Tuesday, January 30, 2007

On tackling inflation

  • I recommend reading today’s debate in ‘Perspectives’ in ET. Do so here.
  • I would also recommend reading the full text of tomorrow’s RBI credit policy review.
  • Three experts have propounded their views on this. I will excerpt significant points from each of these views.
  • Omkar Goswami, Chairman, CERG Advisory
    • The current inflation is structural and driven by the supply side – a milieu in which restrictive monetary policy tends to have relatively little traction. By restrictive monetary policy, he is referring to the expected RBI’s hiking of repo and reverse repo rates and a possible hike in CRR.
    • Such measures could trigger a slowdown in corporate growth rates, and with it manufacturing and perhaps even services. Combating this bout of inflation needs other measures: slashing customs duties, eliminating non-tariff barriers (read quota restrictions), and controlling certain items of government consumption expenditure. But that requires close collegial coordination between the RBI and the finance and commerce ministries.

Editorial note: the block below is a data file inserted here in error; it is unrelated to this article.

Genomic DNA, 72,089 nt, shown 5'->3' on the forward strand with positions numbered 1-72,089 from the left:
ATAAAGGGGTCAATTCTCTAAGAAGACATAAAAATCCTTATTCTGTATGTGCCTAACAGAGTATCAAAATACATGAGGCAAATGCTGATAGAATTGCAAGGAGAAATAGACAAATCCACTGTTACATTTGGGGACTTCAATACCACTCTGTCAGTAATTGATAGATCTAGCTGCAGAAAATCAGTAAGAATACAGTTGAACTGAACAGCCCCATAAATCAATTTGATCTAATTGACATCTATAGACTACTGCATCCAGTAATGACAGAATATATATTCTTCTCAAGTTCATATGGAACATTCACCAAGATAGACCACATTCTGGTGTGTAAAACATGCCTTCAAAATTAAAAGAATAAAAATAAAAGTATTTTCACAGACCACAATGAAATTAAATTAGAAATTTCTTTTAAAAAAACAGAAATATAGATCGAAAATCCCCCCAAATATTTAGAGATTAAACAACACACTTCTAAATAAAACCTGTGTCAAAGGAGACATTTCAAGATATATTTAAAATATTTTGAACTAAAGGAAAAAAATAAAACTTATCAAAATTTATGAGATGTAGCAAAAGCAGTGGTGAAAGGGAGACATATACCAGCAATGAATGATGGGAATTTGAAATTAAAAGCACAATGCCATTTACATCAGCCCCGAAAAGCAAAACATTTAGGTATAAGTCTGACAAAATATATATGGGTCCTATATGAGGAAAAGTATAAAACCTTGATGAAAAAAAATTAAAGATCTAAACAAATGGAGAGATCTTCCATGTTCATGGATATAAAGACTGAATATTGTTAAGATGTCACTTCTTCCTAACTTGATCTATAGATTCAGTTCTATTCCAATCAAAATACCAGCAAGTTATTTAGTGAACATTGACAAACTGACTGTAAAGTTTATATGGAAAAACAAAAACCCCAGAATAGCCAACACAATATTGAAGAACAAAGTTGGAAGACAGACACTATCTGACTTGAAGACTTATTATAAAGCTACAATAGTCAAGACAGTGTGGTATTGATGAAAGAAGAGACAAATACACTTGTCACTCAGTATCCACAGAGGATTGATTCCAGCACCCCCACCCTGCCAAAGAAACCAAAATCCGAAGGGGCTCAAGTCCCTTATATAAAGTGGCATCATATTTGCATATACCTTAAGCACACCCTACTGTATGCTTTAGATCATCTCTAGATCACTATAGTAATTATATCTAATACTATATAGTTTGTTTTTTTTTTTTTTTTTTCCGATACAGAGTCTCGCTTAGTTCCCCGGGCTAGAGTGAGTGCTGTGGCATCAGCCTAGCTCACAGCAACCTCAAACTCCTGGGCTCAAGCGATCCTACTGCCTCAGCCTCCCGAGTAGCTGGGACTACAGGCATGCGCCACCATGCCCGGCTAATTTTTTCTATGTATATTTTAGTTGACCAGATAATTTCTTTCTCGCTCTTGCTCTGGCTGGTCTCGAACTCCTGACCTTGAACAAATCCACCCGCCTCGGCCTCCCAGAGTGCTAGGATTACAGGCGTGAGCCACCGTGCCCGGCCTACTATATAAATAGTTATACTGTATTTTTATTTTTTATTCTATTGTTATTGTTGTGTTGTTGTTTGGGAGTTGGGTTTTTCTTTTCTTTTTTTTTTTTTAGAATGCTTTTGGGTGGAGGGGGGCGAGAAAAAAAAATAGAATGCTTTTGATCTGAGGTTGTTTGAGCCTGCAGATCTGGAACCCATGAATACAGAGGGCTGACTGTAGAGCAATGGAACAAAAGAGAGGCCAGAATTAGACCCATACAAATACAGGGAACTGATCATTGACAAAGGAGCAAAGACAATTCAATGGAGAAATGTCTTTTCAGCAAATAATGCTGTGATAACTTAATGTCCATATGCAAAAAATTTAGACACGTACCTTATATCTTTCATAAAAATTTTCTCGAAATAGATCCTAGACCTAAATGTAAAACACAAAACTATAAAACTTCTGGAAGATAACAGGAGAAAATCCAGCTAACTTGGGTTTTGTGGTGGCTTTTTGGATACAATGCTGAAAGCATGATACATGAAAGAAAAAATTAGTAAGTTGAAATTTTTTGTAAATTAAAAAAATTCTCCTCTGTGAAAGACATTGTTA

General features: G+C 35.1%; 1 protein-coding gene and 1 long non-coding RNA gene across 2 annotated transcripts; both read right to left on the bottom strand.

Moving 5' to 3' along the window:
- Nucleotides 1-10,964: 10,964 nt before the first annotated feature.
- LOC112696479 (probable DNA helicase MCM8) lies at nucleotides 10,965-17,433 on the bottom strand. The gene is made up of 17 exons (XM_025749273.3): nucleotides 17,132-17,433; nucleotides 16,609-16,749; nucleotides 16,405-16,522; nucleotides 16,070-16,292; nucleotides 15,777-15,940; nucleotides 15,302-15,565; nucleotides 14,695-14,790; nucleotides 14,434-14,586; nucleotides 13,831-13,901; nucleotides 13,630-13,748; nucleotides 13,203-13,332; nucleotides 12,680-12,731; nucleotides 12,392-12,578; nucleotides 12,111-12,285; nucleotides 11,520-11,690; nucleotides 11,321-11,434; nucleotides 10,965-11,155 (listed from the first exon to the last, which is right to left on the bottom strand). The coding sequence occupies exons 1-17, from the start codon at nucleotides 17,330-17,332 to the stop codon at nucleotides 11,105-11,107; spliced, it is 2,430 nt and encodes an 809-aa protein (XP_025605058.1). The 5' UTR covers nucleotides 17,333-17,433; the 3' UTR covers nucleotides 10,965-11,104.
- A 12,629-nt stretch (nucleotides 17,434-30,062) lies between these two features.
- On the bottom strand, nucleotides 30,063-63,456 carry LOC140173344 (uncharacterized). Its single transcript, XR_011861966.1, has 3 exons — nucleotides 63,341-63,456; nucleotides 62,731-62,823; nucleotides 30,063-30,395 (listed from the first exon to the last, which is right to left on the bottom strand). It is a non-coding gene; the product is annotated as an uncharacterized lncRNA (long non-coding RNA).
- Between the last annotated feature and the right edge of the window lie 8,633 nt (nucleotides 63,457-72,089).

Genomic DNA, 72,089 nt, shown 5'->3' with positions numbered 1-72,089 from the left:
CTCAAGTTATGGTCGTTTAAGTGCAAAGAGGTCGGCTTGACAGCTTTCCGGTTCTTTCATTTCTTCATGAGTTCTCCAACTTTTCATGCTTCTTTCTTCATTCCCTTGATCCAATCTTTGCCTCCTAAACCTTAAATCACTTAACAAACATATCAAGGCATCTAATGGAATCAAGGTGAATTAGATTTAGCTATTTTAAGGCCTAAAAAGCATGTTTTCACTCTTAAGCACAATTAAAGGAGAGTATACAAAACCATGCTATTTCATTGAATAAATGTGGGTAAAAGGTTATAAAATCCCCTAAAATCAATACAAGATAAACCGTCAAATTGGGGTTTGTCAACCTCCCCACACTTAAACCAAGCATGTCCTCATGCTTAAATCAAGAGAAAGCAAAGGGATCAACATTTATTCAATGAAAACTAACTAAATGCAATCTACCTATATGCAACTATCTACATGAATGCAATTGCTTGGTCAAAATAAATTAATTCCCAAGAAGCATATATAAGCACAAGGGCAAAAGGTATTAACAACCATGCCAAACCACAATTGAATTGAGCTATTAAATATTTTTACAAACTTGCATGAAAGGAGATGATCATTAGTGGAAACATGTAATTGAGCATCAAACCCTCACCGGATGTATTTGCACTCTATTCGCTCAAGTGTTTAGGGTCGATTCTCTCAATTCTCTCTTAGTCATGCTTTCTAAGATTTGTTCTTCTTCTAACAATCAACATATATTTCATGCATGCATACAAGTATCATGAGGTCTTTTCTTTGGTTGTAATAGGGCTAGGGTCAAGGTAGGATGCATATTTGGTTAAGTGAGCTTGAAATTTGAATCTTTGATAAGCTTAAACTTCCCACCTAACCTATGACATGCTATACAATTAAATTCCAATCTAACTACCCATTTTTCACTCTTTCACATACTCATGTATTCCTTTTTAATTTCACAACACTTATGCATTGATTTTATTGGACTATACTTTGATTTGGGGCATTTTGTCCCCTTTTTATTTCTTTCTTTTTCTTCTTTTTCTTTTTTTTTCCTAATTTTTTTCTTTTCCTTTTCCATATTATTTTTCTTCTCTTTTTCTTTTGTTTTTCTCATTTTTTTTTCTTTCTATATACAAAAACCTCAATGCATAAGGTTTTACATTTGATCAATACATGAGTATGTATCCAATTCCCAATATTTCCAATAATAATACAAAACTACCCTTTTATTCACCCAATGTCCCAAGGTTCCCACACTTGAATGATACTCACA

• Bidisha Ganguly, Chief Economist, BRICS Securities
    • A combination of demand-side and supply-side phenomena has led to the present spike in inflation.
    • Monetary tightening by the RBI is unlikely to have any impact on prices of primary products like foodgrains, fruits and vegetables and oilseeds.
    • Given the lags with which monetary policy tends to work, central banks in a tightening mode always face the risk of pushing the economy into a recessionary phase.
  • Ajit Ranade, Group Chief Economist, Aditya Birla Group
    • Inflation today is a global problem, and most central banks are still not done with hiking interest rates.
    • There are basically four well known responses to tackling inflation. These are through monetary, fiscal, trade and exchange rate policy.
    • Back in 1965 as the border conflict escalated, and shortages, expenditures and inflation shot up, Prime Minister Lal Bahadur Shastri appealed to his countrymen to give up one meal a wekk in the service of the nation.
  • The experts seem to be unanimous in holding that restrictive monetary measures from RBI will probably adversely effect the growth in the economy and also possibly push it into a recessionary phase. Let us await tomorrow’s RBI policy statement and try to learn how the RBI tackles inflation.